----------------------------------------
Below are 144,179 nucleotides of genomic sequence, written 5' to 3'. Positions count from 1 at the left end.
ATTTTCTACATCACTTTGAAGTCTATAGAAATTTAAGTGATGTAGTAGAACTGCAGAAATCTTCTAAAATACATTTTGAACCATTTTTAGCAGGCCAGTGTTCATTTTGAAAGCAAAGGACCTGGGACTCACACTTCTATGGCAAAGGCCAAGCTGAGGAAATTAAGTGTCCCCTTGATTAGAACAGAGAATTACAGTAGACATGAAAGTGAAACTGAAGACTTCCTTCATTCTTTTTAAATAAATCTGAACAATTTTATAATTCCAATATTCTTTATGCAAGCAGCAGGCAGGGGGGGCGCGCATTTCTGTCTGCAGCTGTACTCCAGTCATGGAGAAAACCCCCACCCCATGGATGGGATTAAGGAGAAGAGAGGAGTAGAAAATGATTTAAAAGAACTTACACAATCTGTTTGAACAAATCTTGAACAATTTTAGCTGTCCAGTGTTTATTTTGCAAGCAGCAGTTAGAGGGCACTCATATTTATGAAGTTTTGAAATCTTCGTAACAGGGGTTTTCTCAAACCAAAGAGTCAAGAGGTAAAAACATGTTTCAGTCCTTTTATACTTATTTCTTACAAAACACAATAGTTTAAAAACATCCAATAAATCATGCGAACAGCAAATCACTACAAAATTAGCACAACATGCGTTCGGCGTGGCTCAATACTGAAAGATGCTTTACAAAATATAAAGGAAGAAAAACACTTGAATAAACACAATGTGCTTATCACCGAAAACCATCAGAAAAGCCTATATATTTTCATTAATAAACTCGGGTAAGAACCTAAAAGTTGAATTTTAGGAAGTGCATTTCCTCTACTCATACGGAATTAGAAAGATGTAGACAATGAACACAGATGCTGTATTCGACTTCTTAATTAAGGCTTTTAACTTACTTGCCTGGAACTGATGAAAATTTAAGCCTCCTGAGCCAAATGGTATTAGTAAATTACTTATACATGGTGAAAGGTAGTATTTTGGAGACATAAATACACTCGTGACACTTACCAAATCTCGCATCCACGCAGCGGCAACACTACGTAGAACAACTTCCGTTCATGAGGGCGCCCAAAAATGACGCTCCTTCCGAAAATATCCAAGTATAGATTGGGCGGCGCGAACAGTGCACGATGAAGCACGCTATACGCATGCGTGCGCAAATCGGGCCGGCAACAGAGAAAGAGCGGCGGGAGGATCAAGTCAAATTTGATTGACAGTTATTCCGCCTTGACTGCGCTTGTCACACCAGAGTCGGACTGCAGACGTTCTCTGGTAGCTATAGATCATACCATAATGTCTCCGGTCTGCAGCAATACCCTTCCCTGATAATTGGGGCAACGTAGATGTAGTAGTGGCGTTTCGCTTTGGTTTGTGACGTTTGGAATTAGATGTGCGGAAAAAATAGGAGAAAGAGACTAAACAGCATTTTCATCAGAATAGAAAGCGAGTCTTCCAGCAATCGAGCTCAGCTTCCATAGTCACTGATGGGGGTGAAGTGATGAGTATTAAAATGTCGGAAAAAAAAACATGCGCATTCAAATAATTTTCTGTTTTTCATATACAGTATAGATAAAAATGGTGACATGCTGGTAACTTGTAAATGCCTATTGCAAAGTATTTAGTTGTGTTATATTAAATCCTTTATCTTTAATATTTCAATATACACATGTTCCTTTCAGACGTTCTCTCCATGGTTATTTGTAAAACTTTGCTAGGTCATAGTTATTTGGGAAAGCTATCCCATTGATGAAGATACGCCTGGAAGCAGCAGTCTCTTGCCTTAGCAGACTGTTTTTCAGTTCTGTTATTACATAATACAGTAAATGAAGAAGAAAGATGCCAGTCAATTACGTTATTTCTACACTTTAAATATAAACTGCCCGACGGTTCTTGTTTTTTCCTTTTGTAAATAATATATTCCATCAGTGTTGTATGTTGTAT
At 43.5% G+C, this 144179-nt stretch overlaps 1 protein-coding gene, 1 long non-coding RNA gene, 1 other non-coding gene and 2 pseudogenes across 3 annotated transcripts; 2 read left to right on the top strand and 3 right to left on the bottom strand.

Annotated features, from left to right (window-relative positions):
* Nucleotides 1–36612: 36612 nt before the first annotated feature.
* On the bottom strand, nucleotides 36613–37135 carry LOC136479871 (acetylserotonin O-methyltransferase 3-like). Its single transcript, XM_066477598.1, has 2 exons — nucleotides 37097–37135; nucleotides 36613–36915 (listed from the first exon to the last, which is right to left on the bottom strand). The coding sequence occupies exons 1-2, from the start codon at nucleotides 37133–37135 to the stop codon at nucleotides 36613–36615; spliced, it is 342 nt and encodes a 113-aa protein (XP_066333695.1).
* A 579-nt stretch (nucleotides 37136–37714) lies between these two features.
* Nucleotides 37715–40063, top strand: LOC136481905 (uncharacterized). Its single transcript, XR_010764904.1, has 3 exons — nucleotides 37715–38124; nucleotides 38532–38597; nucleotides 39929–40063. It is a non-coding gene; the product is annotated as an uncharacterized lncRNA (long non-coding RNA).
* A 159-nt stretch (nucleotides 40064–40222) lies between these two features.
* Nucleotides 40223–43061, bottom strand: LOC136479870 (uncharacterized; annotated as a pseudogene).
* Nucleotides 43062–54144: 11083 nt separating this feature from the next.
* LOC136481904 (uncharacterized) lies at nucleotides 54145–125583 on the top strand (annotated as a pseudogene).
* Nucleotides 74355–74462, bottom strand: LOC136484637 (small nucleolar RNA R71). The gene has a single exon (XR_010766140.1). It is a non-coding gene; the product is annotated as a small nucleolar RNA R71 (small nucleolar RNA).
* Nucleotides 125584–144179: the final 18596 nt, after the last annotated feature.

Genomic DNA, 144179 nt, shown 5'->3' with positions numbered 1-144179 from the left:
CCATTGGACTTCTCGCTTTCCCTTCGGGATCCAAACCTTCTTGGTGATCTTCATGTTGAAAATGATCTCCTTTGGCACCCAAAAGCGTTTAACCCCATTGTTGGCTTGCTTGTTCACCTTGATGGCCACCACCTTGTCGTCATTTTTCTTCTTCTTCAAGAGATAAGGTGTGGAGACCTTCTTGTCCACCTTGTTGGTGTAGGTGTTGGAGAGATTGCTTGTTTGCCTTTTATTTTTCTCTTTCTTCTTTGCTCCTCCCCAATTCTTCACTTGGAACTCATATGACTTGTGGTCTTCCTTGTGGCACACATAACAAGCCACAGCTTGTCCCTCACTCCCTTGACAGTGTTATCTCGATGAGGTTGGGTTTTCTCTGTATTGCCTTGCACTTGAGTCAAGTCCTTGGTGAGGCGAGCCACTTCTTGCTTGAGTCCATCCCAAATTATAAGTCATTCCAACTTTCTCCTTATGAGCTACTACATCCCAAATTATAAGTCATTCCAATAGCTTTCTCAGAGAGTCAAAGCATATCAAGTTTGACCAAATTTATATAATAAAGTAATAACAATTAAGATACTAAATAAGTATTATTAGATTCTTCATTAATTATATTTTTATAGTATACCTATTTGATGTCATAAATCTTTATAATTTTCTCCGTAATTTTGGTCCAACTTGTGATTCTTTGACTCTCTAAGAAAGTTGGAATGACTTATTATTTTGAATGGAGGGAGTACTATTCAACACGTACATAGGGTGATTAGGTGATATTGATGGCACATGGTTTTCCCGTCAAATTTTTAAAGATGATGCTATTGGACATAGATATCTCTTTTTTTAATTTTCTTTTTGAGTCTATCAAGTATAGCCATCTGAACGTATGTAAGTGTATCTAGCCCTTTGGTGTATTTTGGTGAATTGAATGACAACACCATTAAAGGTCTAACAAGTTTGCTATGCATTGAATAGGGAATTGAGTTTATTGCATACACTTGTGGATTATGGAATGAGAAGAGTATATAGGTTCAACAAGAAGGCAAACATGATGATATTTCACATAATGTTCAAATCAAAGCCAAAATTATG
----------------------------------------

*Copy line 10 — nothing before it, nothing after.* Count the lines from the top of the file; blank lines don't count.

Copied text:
* Nucleotides 40223–43061, bottom strand: LOC136479870 (uncharacterized; annotated as a pseudogene).